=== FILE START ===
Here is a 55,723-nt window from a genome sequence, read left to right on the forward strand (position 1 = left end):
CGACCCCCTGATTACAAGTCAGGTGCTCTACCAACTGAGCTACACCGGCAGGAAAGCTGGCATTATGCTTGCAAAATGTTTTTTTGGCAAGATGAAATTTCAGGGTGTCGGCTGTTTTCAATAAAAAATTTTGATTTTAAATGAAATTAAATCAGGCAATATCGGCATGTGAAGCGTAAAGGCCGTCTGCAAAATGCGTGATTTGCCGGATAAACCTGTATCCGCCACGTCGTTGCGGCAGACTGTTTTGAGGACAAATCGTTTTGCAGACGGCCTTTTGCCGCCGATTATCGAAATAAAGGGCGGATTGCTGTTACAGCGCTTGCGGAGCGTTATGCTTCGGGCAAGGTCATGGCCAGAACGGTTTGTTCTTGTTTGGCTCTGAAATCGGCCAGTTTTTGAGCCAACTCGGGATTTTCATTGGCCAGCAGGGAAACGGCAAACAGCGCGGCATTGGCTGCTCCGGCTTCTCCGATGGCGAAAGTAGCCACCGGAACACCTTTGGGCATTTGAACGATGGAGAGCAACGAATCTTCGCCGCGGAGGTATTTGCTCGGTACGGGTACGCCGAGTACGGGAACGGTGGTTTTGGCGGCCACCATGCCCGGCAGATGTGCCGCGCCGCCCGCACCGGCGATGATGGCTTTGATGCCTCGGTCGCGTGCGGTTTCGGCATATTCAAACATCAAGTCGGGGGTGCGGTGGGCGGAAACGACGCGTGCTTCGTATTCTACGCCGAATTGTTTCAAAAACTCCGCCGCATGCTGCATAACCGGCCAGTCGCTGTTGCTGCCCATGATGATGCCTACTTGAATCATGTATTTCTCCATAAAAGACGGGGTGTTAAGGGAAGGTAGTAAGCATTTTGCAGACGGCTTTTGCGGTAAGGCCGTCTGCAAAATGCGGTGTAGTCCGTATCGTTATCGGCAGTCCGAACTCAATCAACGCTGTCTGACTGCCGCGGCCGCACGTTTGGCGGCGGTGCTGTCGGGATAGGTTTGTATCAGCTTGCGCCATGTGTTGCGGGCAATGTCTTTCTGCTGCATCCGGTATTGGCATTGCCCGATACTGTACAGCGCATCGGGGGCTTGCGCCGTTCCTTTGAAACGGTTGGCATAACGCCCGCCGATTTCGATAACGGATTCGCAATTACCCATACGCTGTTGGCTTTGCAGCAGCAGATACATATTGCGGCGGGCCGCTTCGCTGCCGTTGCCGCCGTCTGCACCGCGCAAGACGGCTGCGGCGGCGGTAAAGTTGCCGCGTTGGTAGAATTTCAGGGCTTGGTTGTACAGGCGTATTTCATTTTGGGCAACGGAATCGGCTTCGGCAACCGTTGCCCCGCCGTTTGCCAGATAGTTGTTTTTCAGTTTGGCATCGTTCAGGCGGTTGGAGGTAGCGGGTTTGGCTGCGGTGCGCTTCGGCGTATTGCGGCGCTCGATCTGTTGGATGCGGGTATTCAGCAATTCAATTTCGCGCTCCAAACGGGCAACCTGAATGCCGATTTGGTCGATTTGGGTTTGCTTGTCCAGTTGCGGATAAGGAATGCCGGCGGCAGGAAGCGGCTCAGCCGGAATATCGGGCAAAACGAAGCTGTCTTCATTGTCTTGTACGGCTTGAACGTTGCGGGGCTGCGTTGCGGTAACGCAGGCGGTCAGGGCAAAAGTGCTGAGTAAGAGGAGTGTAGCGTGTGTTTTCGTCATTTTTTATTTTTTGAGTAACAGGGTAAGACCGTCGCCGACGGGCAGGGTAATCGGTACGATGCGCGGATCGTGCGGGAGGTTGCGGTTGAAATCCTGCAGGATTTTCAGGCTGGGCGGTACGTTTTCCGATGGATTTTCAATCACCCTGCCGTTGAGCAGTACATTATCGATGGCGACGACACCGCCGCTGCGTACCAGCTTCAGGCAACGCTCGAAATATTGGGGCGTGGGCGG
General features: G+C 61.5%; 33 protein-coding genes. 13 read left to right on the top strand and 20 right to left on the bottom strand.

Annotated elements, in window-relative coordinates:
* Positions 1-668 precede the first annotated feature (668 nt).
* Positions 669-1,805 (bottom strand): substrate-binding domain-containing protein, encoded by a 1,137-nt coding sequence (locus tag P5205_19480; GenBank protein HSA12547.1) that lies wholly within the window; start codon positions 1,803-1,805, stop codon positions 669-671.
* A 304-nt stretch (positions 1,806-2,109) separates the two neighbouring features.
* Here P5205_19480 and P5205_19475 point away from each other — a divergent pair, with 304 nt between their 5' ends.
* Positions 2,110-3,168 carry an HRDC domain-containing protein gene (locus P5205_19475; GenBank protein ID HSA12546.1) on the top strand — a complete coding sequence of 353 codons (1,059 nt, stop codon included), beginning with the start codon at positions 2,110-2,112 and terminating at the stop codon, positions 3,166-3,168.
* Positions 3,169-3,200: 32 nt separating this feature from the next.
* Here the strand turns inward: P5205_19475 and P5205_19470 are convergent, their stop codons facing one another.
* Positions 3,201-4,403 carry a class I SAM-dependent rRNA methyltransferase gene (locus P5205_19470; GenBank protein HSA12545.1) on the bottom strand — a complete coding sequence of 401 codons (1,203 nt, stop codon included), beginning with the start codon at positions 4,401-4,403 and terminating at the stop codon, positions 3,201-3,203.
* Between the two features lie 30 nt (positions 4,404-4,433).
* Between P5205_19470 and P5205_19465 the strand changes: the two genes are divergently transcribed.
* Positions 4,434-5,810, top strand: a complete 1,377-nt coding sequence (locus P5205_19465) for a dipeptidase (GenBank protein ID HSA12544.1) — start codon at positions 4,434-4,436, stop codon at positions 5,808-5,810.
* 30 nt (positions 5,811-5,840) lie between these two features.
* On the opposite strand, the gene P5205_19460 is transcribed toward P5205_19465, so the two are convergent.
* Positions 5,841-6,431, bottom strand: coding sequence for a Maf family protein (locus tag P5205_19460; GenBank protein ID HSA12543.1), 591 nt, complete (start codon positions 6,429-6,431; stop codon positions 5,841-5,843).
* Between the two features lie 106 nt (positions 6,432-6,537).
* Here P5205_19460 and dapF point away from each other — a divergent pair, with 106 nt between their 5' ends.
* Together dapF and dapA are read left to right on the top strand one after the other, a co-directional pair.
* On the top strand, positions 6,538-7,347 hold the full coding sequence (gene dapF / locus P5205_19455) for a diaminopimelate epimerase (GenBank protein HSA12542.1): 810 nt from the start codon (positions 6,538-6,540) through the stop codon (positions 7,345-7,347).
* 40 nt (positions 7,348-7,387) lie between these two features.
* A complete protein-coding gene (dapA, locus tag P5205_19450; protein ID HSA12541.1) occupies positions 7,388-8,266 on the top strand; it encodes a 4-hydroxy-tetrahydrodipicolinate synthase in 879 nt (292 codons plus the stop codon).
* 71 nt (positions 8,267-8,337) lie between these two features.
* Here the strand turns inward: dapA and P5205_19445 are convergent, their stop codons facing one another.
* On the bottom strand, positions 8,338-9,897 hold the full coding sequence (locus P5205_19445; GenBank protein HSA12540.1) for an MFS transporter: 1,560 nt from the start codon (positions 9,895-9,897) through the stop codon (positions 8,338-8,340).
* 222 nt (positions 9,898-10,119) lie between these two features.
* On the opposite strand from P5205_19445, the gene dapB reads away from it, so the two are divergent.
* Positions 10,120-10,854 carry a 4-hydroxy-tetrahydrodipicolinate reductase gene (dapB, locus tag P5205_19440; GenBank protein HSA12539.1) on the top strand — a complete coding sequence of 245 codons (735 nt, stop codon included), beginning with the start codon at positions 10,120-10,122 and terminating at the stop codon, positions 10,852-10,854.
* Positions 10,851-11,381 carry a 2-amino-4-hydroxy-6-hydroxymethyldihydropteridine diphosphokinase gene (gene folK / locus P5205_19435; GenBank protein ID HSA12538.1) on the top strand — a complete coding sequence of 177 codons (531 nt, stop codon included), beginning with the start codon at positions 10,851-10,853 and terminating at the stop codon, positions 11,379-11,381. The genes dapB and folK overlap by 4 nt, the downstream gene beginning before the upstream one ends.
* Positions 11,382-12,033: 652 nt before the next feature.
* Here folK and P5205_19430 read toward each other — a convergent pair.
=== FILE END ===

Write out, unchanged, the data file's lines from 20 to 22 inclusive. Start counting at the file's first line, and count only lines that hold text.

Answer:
* Here P5205_19460 and dapF point away from each other — a divergent pair, with 106 nt between their 5' ends.
* Together dapF and dapA are read left to right on the top strand one after the other, a co-directional pair.
* On the top strand, positions 6,538-7,347 hold the full coding sequence (gene dapF / locus P5205_19455) for a diaminopimelate epimerase (GenBank protein HSA12542.1): 810 nt from the start codon (positions 6,538-6,540) through the stop codon (positions 7,345-7,347).